Roadblock #4: You’re getting bad advice
People ask me all the time, “Someone told me that I’m not getting sales because my budget is too low. Is that true?”
Certainly, things are easier when you have more budget, but doesn’t usually fix poorly preforming campaigns. If I hand you a cup of water with a hole in the bottom of it, you wouldn’t pour more water in the cup. You’ve got to patch that hole first!
Every country has “experts” who really watched a few YouTube and don’t know what they are talking about. Whether it’s a friend trying to helpful or a consultant you are paying for, double check their advice with other resources.
Although there’s a ton of new PPC managers that do a great job, most actual experts will have testimonials from their clients to validate they know what they are doing.
Roadblock #5: You just don’t enough time
You’re about to optimize your ads, and then a pallet of inventory arrives. Then you get a call from client that urgently needs help, and then you finish your day filing taxes.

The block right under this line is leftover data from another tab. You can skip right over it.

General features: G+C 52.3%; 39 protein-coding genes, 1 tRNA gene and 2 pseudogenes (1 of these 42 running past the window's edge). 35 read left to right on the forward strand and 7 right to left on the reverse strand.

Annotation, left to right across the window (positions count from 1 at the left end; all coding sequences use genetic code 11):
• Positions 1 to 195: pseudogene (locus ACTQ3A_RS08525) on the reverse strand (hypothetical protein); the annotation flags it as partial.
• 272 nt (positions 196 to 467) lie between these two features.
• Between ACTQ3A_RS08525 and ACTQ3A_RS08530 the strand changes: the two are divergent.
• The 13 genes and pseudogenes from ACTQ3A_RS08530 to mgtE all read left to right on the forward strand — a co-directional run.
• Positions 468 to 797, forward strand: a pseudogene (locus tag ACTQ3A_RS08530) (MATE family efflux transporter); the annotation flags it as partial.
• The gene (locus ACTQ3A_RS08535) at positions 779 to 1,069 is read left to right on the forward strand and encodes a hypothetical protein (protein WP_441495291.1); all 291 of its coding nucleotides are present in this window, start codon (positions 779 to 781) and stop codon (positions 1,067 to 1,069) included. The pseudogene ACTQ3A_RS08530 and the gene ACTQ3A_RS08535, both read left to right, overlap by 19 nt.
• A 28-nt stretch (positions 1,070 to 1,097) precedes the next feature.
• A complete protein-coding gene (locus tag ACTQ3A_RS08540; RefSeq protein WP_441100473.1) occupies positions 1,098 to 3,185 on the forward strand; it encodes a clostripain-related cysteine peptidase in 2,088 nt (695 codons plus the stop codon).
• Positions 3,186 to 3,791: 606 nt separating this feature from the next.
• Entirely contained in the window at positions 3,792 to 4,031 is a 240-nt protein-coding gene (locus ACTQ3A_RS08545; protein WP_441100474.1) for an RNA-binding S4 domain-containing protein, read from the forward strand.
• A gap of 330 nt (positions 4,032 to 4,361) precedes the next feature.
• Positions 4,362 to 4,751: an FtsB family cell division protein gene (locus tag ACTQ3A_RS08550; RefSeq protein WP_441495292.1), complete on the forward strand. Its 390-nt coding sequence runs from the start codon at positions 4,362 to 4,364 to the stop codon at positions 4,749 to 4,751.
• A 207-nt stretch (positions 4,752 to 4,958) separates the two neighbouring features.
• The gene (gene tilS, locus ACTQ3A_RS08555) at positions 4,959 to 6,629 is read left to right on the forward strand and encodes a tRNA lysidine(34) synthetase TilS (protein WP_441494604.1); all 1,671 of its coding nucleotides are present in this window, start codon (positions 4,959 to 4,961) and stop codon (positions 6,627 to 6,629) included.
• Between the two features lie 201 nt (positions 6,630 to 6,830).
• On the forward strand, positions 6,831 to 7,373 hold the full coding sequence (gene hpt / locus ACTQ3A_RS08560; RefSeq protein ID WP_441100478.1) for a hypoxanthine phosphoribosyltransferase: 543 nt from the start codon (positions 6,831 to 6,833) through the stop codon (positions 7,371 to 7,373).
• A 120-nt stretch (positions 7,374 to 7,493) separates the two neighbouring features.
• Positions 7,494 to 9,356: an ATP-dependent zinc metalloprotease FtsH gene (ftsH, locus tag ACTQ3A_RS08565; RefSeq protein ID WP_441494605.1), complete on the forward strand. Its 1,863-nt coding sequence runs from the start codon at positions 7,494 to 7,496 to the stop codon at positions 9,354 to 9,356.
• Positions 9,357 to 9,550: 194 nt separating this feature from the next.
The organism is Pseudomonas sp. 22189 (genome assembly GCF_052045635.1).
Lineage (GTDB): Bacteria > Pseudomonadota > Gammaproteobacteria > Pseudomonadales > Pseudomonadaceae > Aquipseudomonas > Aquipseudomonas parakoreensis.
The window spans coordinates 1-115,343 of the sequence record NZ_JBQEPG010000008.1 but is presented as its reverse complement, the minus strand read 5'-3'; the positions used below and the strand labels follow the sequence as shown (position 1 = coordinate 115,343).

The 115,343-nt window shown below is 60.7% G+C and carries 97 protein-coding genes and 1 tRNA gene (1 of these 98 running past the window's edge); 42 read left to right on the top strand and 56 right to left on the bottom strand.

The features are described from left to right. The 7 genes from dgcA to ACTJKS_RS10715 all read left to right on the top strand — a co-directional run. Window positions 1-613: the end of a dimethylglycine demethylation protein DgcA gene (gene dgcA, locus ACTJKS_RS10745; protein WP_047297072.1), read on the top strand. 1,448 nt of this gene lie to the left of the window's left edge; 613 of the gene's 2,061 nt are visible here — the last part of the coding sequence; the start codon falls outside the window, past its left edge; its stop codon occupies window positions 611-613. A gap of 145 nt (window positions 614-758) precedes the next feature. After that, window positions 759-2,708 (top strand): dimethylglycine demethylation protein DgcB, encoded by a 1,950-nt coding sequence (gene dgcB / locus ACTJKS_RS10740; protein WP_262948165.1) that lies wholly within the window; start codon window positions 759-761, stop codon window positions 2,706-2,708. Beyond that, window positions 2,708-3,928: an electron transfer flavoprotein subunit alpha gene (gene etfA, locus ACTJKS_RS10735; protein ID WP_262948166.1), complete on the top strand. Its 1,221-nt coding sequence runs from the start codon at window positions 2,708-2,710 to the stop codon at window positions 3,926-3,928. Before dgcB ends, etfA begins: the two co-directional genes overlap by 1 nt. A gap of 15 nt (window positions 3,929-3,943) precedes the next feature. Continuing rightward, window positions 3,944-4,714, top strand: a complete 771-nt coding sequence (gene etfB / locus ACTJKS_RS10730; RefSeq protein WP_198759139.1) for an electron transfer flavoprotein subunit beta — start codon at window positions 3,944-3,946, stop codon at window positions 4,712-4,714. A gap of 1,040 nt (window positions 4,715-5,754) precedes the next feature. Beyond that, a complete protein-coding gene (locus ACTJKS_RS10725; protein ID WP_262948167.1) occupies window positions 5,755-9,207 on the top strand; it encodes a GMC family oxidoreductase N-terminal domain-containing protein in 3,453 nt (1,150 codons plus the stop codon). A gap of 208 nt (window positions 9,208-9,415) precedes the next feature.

Next thing you know your partner is ringing you wondering where you are, and you haven’t even had a chance to write that new ad! I quickly learned Aussie slang such as “it’s been full on,” “I’m snowed under,” and “I’m up in my armpits” talking to small business owners.
I learned quickly this isn’t what anyone meant by “snowed under.”
Many small businesses that I know that are having success with their campaigns are setting aside some time for marketing in the early morning or even on weekends.
Personally, I prefer watching American football or seeing live music on weekends, but sometimes I’m catching up on work. If you can set two or three hours per week aside for marketing, you’ll have enough time to do your research and manage your ads more effectively.
Not everyone has those two or three hours to spare, so might I suggest looking into online marketing platforms that can help you manage your campaigns in less time.
Remember, you know your business best!
No matter what you do, it’s important that you are applying your business acumen to your online marketing campaigns. If you are managing it on your own, that’s great. No one understands your industry, your clients, and your goals as well as you do.
Computer nerds like me know a lot about marketing, but we learn so much about different industries talking to business owners, marketing managers, and the all-star employees out there that wear many hats for their company.
If you are going to outsource, it should be with someone who asks you a lot of questions and knows what you’re after.
Communication is key, and it’s best to review the account with your PPC manager at least once a month.